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Publication numberUS3732461 A
Publication typeGrant
Publication dateMay 8, 1973
Filing dateOct 16, 1970
Priority dateNov 25, 1969
Also published asDE1959016A1, DE1959016B2, DE1959016C3
Publication numberUS 3732461 A, US 3732461A, US-A-3732461, US3732461 A, US3732461A
InventorsBickl H, Goschin B, Lange J, Neumann H, Rieder A
Original AssigneeAgfa Gevaert Ag
Export CitationBiBTeX, EndNote, RefMan
External Links: USPTO, USPTO Assignment, Espacenet
Unbalance detection circuits for plural parallel lamp systems
US 3732461 A
Abstract
An illumination installation, in particular for lighting a transparent table or support in step-by-step microfilm camera apparatus, such installation providing for the even illumination of a condenser of an image projecting apparatus. A plurality of lamps are distributed over the surface to be illuminated, the lamps being divided into at least two groups. In certain embodiments the current supply circuit for feeding the lamps is divided into two parallel circuits, each of which contains a resistor, there being an amplifier which scans the voltage drop at the resistors and operates an optical and/or acoustical signal transmitter upon an unbalance of the voltage drops through the respective resistors.
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United States Patent 1 Bickl et al.

[ 51 May 8,1973

[54] UNBALANCE DETECTION CIRCUITS FOR PLURAL PARALLEL LAMP SYSTEMS [75] Inventors: HorstBickl,Munich;Joachim Lange, Unterhaching; Heinrich Neumann, Munich; Bernhard Goschin, Munich, Alois Rieder, Munich, all of Germany [73] Assignee: Agfa-Gevaert Aktiengesellschaft,

Munich, Germany [22] Filed: Oct. 16, 1970 [21] Appl. No.: 81,267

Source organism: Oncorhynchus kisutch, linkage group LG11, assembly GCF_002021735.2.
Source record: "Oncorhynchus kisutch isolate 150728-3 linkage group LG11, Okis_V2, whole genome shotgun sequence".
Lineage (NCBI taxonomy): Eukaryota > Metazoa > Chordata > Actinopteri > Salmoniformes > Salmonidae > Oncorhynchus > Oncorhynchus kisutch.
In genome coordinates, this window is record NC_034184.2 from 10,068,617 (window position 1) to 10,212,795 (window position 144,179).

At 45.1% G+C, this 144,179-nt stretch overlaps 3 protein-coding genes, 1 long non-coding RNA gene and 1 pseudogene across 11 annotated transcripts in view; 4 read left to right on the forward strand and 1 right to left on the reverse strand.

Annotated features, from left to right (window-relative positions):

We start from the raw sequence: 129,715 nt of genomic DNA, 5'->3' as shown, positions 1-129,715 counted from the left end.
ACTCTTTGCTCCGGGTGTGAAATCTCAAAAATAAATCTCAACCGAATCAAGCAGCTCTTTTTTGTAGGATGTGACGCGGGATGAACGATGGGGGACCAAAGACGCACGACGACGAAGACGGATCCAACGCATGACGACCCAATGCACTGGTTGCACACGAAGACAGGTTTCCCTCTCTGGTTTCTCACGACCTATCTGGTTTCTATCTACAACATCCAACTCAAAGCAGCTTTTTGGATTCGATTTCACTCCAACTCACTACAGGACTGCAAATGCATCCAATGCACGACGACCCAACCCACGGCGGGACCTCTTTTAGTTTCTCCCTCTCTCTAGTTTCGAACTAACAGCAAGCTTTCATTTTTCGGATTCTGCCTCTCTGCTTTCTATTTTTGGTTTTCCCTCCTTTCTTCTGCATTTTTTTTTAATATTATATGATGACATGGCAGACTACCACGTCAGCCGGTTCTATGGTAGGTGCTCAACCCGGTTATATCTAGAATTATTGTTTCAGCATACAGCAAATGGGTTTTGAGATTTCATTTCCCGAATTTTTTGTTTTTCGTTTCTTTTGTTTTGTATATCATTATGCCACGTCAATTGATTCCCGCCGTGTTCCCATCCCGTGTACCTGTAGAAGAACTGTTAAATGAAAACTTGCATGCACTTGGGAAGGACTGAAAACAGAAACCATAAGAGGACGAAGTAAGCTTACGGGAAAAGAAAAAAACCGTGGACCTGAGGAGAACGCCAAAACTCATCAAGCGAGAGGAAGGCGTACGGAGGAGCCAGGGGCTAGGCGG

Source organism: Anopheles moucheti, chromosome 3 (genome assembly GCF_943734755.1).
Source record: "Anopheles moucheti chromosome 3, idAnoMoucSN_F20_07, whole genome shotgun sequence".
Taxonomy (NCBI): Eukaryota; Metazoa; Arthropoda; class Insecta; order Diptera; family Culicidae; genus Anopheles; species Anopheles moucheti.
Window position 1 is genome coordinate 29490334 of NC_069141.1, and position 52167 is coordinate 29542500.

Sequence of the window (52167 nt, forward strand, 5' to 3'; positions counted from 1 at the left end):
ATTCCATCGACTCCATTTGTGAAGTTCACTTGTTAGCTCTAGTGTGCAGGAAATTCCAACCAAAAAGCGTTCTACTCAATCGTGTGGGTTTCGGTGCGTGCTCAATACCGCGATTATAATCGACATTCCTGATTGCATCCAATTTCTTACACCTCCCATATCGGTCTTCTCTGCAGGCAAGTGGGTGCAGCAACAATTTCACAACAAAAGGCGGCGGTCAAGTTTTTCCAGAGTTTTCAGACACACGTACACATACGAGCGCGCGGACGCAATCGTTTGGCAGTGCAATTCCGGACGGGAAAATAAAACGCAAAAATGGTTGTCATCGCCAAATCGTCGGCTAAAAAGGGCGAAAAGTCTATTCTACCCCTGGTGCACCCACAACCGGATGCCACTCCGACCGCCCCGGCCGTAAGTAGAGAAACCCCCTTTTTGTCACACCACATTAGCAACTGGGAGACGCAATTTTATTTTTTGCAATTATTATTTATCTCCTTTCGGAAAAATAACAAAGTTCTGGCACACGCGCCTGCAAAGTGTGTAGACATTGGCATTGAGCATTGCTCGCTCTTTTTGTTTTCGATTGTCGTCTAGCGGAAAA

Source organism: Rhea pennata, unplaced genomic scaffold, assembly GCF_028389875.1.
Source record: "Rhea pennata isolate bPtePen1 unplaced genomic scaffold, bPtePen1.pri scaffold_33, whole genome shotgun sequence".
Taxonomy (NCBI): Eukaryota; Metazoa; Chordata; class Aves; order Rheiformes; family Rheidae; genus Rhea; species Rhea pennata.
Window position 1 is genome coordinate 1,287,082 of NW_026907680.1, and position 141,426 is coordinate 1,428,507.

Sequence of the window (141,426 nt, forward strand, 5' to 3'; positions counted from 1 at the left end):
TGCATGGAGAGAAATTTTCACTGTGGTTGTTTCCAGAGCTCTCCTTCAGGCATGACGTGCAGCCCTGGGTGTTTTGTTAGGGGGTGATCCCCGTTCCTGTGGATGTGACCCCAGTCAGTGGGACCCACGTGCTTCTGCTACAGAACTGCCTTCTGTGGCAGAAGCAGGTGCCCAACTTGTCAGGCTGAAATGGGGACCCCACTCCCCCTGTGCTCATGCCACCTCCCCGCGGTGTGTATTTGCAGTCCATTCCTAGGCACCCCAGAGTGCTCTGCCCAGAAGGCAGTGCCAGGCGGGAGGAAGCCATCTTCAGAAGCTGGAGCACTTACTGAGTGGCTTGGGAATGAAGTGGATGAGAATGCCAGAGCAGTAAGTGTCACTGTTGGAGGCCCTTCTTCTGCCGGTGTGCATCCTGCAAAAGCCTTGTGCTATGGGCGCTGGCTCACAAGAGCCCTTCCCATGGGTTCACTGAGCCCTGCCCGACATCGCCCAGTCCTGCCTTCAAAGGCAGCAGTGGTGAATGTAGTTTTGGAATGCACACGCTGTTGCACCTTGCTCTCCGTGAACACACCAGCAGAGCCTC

[30] Foreign Application Priority Data Nov. 25, 1969 Germany ..P 19 59 016.0

[52] U.S. Cl. ..3l5/130, 315/136, 315/192, 315/324, 355/70 [51] Int. Cl ..H01j l/60, HOSb 37/03 [58] Field of Search ..355/69, 70, 71; 240/13, 2C; 315/120, 121, 127, 130, 136, 192, 312, 324

[56] References Cited UNITED STATES PATENTS 3,342,100 9/1967 Maloney et al. ..355/7l X 2,403,711 7/1946 Egan .,.....355/7O X Primary Examiner- Roy Lake Assistant Examiner-Siegfried H. Grimm Att0meyArthur O. Klein 57 ABSTRACT An illumination installation, in particular for lighting a transparent table or support in step-by-step microfilm camera apparatus, such installation providing for the even illumination of a condenser of an image projecting apparatus. A plurality of lamps are distributed over the surface to be illuminated, the lamps being divided into at least two groups. In certain embodiments the current supply circuit for feeding the lamps is divided into two parallel circuits, each of which contains a resistor, there being an amplifier which scans the voltage drop at the resistors and operates an optical and/or acoustical signal transmitter upon an unbalance of the voltage drops through the respective resistors.